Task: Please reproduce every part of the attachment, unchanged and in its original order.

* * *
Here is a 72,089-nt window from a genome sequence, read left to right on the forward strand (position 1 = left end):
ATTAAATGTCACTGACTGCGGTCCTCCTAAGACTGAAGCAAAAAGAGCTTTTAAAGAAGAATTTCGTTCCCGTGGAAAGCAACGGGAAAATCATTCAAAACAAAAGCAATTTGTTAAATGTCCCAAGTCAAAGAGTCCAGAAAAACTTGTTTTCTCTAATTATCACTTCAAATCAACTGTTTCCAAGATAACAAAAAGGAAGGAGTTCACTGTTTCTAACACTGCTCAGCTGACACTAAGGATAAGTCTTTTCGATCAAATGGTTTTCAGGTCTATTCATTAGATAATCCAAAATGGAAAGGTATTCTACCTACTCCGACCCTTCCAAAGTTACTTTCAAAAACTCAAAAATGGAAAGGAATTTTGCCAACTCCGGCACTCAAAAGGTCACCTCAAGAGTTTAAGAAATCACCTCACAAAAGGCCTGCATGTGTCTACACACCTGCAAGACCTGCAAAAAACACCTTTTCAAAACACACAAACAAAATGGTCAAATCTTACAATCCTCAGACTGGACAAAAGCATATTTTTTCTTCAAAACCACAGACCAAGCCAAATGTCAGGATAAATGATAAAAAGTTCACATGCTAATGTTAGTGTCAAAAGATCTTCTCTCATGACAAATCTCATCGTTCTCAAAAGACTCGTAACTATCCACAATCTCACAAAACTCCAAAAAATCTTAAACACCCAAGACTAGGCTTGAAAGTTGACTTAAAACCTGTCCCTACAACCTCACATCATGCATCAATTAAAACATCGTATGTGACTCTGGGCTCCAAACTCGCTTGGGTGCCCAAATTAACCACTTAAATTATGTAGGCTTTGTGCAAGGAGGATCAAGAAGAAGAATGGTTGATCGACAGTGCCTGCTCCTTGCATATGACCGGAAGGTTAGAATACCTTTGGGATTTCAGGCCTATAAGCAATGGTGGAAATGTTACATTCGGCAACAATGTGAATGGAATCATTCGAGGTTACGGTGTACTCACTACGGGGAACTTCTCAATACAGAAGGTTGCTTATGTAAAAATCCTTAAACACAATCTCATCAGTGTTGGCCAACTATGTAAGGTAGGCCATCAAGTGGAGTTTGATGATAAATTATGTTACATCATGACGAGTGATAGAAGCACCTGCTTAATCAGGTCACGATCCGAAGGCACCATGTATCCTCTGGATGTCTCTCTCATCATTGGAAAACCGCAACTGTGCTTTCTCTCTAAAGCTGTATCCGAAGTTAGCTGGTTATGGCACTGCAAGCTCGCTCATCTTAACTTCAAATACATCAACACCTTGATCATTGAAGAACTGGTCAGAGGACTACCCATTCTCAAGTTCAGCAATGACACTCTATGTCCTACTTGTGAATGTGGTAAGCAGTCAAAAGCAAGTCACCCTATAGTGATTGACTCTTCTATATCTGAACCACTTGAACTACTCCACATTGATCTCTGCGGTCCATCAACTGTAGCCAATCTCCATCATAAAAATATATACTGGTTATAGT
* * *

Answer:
Here is a 72,089-nt window from a genome sequence, read left to right on the forward strand (position 1 = left end):
ATTAAATGTCACTGACTGCGGTCCTCCTAAGACTGAAGCAAAAAGAGCTTTTAAAGAAGAATTTCGTTCCCGTGGAAAGCAACGGGAAAATCATTCAAAACAAAAGCAATTTGTTAAATGTCCCAAGTCAAAGAGTCCAGAAAAACTTGTTTTCTCTAATTATCACTTCAAATCAACTGTTTCCAAGATAACAAAAAGGAAGGAGTTCACTGTTTCTAACACTGCTCAGCTGACACTAAGGATAAGTCTTTTCGATCAAATGGTTTTCAGGTCTATTCATTAGATAATCCAAAATGGAAAGGTATTCTACCTACTCCGACCCTTCCAAAGTTACTTTCAAAAACTCAAAAATGGAAAGGAATTTTGCCAACTCCGGCACTCAAAAGGTCACCTCAAGAGTTTAAGAAATCACCTCACAAAAGGCCTGCATGTGTCTACACACCTGCAAGACCTGCAAAAAACACCTTTTCAAAACACACAAACAAAATGGTCAAATCTTACAATCCTCAGACTGGACAAAAGCATATTTTTTCTTCAAAACCACAGACCAAGCCAAATGTCAGGATAAATGATAAAAAGTTCACATGCTAATGTTAGTGTCAAAAGATCTTCTCTCATGACAAATCTCATCGTTCTCAAAAGACTCGTAACTATCCACAATCTCACAAAACTCCAAAAAATCTTAAACACCCAAGACTAGGCTTGAAAGTTGACTTAAAACCTGTCCCTACAACCTCACATCATGCATCAATTAAAACATCGTATGTGACTCTGGGCTCCAAACTCGCTTGGGTGCCCAAATTAACCACTTAAATTATGTAGGCTTTGTGCAAGGAGGATCAAGAAGAAGAATGGTTGATCGACAGTGCCTGCTCCTTGCATATGACCGGAAGGTTAGAATACCTTTGGGATTTCAGGCCTATAAGCAATGGTGGAAATGTTACATTCGGCAACAATGTGAATGGAATCATTCGAGGTTACGGTGTACTCACTACGGGGAACTTCTCAATACAGAAGGTTGCTTATGTAAAAATCCTTAAACACAATCTCATCAGTGTTGGCCAACTATGTAAGGTAGGCCATCAAGTGGAGTTTGATGATAAATTATGTTACATCATGACGAGTGATAGAAGCACCTGCTTAATCAGGTCACGATCCGAAGGCACCATGTATCCTCTGGATGTCTCTCTCATCATTGGAAAACCGCAACTGTGCTTTCTCTCTAAAGCTGTATCCGAAGTTAGCTGGTTATGGCACTGCAAGCTCGCTCATCTTAACTTCAAATACATCAACACCTTGATCATTGAAGAACTGGTCAGAGGACTACCCATTCTCAAGTTCAGCAATGACACTCTATGTCCTACTTGTGAATGTGGTAAGCAGTCAAAAGCAAGTCACCCTATAGTGATTGACTCTTCTATATCTGAACCACTTGAACTACTCCACATTGATCTCTGCGGTCCATCAACTGTAGCCAATCTCCATCATAAAAATATATACTGGTTATAGT